INDUSTRY INTERVIEW Military Logistics Forum Mitch Stevenson Senior Account Manager Logistics Solutions Operation SAIC Q: How would you describe your company’s positioning within the DoD logistics enterprise? A: We are well-positioned to continue to be a preferred logistics solution provider for DoD. We understand that, due to a number of factors, the DoD budget will be smaller in the future than it has been in the past 10 years. However, we anticipated a decrease in the DoD budget and have taken steps internally to position ourselves for that eventuality. We’ve developed adaptive business models which enable us to deliver proven, performance-based and outcomesfocused logistics solutions to DoD customers, while remaining highly competitive within the market space. These adaptive business models, combined with our highly experienced people, processes and tools, allow us to balance efficiency, effectiveness, speed and cost of our logistics solutions, based on customer priorities. We are ready. Q: What are your strengths and how best can you partner with the military to meet logistics objectives? A: One of our greatest strengths is our ability to help our customers focus on outcomes. Our preferred logistics work is work that is fixed price, to achieve a given end state—it allows us to put our thinking caps on and help come up with innovative solutions to particularly vexing logistics challenges. Given that, we welcome performancebased logistics opportunities—we know how to work in such a setting, and believe we are quite good at it. Q: What are the primary challenges facing your military logistics operations? A: Logistics work, whether military or commercial, is always challenging—that’s what makes it so exciting. The primary challenges facing SAIC are similar to those 28 | MLF 7.4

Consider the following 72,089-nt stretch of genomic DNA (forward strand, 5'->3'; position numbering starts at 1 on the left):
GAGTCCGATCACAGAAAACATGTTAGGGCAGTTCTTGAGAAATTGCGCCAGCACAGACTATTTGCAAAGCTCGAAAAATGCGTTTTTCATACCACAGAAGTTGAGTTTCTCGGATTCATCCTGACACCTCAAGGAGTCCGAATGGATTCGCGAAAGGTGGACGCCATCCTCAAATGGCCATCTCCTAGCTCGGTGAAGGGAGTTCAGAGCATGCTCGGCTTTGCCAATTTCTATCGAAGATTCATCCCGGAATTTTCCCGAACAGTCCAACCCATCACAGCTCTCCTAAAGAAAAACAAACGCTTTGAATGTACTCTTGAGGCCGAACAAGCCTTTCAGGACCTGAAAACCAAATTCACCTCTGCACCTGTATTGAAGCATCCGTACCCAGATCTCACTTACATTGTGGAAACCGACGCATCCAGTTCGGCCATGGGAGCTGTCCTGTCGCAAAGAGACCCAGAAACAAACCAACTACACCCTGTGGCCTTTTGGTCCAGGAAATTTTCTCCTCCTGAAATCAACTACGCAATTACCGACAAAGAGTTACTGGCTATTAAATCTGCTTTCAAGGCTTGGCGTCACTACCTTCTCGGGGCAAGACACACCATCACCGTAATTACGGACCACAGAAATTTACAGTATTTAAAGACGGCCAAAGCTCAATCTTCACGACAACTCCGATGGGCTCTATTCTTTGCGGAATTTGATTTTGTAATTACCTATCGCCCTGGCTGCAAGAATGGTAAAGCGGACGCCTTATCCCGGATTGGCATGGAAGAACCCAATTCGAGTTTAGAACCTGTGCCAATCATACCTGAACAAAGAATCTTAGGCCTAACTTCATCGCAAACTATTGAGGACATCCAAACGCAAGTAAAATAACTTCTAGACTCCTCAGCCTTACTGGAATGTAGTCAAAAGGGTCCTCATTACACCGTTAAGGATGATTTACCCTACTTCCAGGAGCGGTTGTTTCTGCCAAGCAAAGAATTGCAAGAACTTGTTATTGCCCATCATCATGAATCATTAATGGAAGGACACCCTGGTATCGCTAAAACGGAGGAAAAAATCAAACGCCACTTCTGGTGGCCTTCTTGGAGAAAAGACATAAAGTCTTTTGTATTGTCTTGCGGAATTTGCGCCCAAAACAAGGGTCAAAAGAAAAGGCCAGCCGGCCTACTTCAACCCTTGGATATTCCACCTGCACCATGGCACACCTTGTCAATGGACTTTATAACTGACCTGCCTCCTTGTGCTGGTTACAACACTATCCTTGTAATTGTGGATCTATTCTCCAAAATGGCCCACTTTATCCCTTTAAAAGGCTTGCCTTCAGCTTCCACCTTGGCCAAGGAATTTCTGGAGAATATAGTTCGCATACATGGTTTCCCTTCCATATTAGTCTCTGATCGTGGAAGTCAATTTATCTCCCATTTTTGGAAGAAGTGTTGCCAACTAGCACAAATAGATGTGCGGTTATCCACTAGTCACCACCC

learned, supporting the United States and allies in times of war and peace. Not only does that enable us to support DoD better, but it also translates into the capability to support logistics requirements of other facets of the government and the commercial sector as well. Q: How are you positioned to move forward and grow in the coming year?